Are Freelancers Automatically Entrepreneurs?

Last week there was a lively debate on the question of whether “freelancer” is a dirty word. (The consensus seems to be “yes.”)

But another question seemed to arise out of that debate: Is every freelancer also an entrepreneur? If you’re self employed, does that mean you’re an entrepreneur?

These questions were also triggered when I watched “Shine,” the short film by Biznik-ers, Dan McComb and Ben Medina (if you you attended the 2nd annual Creative Freelancer Conference in 2009 in San Diego, you may remember seeing a clip from it).

Watch it here and tell us what you think.

SHINE: The Entrepreneur’s Journey from Dan McComb on Vimeo.

6 thoughts on “Are Freelancers Automatically Entrepreneurs?

  1. Joe

    Hey Ilise… I think what separates a freelancer from an entrepreneur is whether or not this “independent” is out looking for work or waiting for it to fall into their laps. There are a ton of deadbeat freelancers out there that give hard working freelancers their negative stigma. If a freelancer is out looking for clients, promoting their talents and providing great creative services then yes, I think they can be considered to be an entrepreneur because they’re putting forth an effort to make a business happen.

    Personally, I love it when I get the “oh you’re just a freelancer…” from someone. I take great pleasure when I open their narrow little minds… usually in 45 seconds or less.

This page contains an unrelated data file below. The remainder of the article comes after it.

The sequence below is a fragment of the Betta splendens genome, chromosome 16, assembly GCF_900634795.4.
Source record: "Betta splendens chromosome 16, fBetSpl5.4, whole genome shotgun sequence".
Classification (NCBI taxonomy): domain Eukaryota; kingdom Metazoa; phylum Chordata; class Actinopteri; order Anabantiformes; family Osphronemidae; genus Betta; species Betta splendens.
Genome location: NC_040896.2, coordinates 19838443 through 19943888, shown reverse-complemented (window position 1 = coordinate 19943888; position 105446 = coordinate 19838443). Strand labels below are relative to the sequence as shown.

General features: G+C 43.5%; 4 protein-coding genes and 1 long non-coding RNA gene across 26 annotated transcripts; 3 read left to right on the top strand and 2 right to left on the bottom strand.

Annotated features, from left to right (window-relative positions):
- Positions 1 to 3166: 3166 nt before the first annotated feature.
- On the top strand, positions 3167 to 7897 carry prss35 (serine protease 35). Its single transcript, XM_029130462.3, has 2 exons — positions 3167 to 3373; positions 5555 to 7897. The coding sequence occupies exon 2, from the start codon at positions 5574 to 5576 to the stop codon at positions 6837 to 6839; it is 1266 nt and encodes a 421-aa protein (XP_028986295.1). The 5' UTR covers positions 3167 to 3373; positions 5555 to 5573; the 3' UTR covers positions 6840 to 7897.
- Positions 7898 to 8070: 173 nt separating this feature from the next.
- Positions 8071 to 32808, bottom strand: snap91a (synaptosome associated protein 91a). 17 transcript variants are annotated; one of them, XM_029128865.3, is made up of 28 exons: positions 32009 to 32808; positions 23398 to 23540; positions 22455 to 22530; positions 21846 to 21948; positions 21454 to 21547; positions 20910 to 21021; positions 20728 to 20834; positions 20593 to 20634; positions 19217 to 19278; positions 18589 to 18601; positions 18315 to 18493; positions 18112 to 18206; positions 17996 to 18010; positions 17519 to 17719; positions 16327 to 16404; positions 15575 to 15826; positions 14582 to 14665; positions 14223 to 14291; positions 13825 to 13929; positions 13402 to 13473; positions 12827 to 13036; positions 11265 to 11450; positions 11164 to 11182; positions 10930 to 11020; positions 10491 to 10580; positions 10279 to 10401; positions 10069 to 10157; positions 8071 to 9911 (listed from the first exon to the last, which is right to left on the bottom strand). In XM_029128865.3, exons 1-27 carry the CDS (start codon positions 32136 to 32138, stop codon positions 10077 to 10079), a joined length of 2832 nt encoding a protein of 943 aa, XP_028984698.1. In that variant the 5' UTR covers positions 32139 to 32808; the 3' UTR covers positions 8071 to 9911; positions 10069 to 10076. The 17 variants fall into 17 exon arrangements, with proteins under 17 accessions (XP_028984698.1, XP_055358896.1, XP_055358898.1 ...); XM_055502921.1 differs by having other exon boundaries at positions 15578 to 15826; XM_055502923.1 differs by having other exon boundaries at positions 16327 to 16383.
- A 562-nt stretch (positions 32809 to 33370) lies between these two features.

2. Carolyn Brajkovich

    Hi Illise! Thanks for another amazing find. It’s actually great to hear that there are so many others out there like me. It gets tiring to hear people say that what you’re doing is a dream, so wake up and go get a job.

    No, not all freelancers will be entrepreneurs. The common theme I’m hearing from those interviewees is that they don’t fit the typical workers mold because there’s something else driving them. They don’t need to fit in with society’s idea of normal, because it’s not appealing to them. I know that feeling because I’ve felt it all of my life. I’ve finally realized that I just can’t do it anymore. So, now I am trying to establish my drive into something worthwhile that will make other lives easier. It’s really not about the money. If it is, then you’re probably not an entrepreneur. Sure, money is necessary to live, but does it allow you to thrive? I guess it depends on your definition of “thrive”. But either way (freelancer or entrepreneur), you have something valuable to give and need to find a way to make it happen. That’s the priceless question: how do we make it happen – whatever it is?

  3. heather parlato

    it’s a tough question, because anyone engaging in freelance without the help of an agency will be filing as a sole-proprietor of a business, yet i’ve met so many freelancers who don’t run themselves as an independent business. for me, in seeing that the law and tax code sees me as a business was one of the weird pushes i needed to see myself that way, and i do think it would only help more freelancers out there to embrace what they really are.

    i disagree with the previous comment and the notion that entrepreneurs are more interested in money. people who work for money are all interested in money. while i don’t necessarily think of myself as a visionary type of entrepreneur, i definitely switched over from the “freelance designer” definition when i realized i brought my clients so many more services in helping them plan their own marketing strategies and consult on best avenues tailored to each of them.

    so, i tend to think that all freelancers could be entrepreneurs, but it’s mostly in how they run their businesses. if you’re treating your new clients like your last boss, that’s one way to operate, but not nearly the extent of how one can operate. the potential is there, and the law already sees you as a business, now it’s just the difference in mindset about what you’re capable of.